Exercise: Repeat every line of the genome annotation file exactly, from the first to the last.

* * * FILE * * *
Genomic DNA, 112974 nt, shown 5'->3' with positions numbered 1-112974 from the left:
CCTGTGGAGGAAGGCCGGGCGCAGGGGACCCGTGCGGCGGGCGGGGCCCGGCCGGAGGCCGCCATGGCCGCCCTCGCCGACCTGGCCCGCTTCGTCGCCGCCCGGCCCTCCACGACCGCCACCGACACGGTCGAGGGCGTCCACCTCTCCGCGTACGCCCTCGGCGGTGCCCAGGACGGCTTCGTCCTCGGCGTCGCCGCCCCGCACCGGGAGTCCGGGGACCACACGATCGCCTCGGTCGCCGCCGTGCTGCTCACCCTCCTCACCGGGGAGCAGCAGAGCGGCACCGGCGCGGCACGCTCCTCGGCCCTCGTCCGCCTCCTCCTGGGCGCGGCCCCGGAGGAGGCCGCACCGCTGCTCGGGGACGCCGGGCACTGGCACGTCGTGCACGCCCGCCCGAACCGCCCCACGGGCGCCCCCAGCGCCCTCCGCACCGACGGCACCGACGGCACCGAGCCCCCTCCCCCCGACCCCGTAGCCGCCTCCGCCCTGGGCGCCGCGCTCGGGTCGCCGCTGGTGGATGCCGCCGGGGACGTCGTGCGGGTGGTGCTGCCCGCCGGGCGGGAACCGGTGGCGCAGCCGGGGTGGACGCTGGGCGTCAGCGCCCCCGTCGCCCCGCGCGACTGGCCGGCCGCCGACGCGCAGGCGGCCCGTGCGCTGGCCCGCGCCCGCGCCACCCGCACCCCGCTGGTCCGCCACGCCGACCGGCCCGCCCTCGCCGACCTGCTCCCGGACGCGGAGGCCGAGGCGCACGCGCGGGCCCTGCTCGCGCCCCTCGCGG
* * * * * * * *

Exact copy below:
Genomic DNA, 112974 nt, shown 5'->3' with positions numbered 1-112974 from the left:
CCTGTGGAGGAAGGCCGGGCGCAGGGGACCCGTGCGGCGGGCGGGGCCCGGCCGGAGGCCGCCATGGCCGCCCTCGCCGACCTGGCCCGCTTCGTCGCCGCCCGGCCCTCCACGACCGCCACCGACACGGTCGAGGGCGTCCACCTCTCCGCGTACGCCCTCGGCGGTGCCCAGGACGGCTTCGTCCTCGGCGTCGCCGCCCCGCACCGGGAGTCCGGGGACCACACGATCGCCTCGGTCGCCGCCGTGCTGCTCACCCTCCTCACCGGGGAGCAGCAGAGCGGCACCGGCGCGGCACGCTCCTCGGCCCTCGTCCGCCTCCTCCTGGGCGCGGCCCCGGAGGAGGCCGCACCGCTGCTCGGGGACGCCGGGCACTGGCACGTCGTGCACGCCCGCCCGAACCGCCCCACGGGCGCCCCCAGCGCCCTCCGCACCGACGGCACCGACGGCACCGAGCCCCCTCCCCCCGACCCCGTAGCCGCCTCCGCCCTGGGCGCCGCGCTCGGGTCGCCGCTGGTGGATGCCGCCGGGGACGTCGTGCGGGTGGTGCTGCCCGCCGGGCGGGAACCGGTGGCGCAGCCGGGGTGGACGCTGGGCGTCAGCGCCCCCGTCGCCCCGCGCGACTGGCCGGCCGCCGACGCGCAGGCGGCCCGTGCGCTGGCCCGCGCCCGCGCCACCCGCACCCCGCTGGTCCGCCACGCCGACCGGCCCGCCCTCGCCGACCTGCTCCCGGACGCGGAGGCCGAGGCGCACGCGCGGGCCCTGCTCGCGCCCCTCGCGG